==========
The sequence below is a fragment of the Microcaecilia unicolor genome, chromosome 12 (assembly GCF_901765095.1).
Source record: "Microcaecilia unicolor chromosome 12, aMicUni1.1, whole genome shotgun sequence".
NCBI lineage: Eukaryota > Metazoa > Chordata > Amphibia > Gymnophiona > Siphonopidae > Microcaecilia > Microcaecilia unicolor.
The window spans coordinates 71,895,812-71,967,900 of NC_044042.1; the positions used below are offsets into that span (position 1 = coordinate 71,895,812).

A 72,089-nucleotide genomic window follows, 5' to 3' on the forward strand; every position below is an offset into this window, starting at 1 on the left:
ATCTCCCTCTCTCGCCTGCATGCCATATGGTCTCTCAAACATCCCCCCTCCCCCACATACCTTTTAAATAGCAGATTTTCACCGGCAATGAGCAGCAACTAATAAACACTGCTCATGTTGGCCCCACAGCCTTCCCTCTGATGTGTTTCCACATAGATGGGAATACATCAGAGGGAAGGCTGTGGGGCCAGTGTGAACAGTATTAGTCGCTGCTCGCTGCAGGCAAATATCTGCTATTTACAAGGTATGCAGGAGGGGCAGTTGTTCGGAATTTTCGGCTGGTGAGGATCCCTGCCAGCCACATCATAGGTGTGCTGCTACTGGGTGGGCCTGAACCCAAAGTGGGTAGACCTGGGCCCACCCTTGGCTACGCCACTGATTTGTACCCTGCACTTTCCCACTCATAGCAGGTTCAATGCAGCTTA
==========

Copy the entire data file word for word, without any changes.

The sequence below is a fragment of the Microcaecilia unicolor genome, chromosome 12 (assembly GCF_901765095.1).
Source record: "Microcaecilia unicolor chromosome 12, aMicUni1.1, whole genome shotgun sequence".
NCBI lineage: Eukaryota > Metazoa > Chordata > Amphibia > Gymnophiona > Siphonopidae > Microcaecilia > Microcaecilia unicolor.
The window spans coordinates 71,895,812-71,967,900 of NC_044042.1; the positions used below are offsets into that span (position 1 = coordinate 71,895,812).

A 72,089-nucleotide genomic window follows, 5' to 3' on the forward strand; every position below is an offset into this window, starting at 1 on the left:
ATCTCCCTCTCTCGCCTGCATGCCATATGGTCTCTCAAACATCCCCCCTCCCCCACATACCTTTTAAATAGCAGATTTTCACCGGCAATGAGCAGCAACTAATAAACACTGCTCATGTTGGCCCCACAGCCTTCCCTCTGATGTGTTTCCACATAGATGGGAATACATCAGAGGGAAGGCTGTGGGGCCAGTGTGAACAGTATTAGTCGCTGCTCGCTGCAGGCAAATATCTGCTATTTACAAGGTATGCAGGAGGGGCAGTTGTTCGGAATTTTCGGCTGGTGAGGATCCCTGCCAGCCACATCATAGGTGTGCTGCTACTGGGTGGGCCTGAACCCAAAGTGGGTAGACCTGGGCCCACCCTTGGCTACGCCACTGATTTGTACCCTGCACTTTCCCACTCATAGCAGGTTCAATGCAGCTTA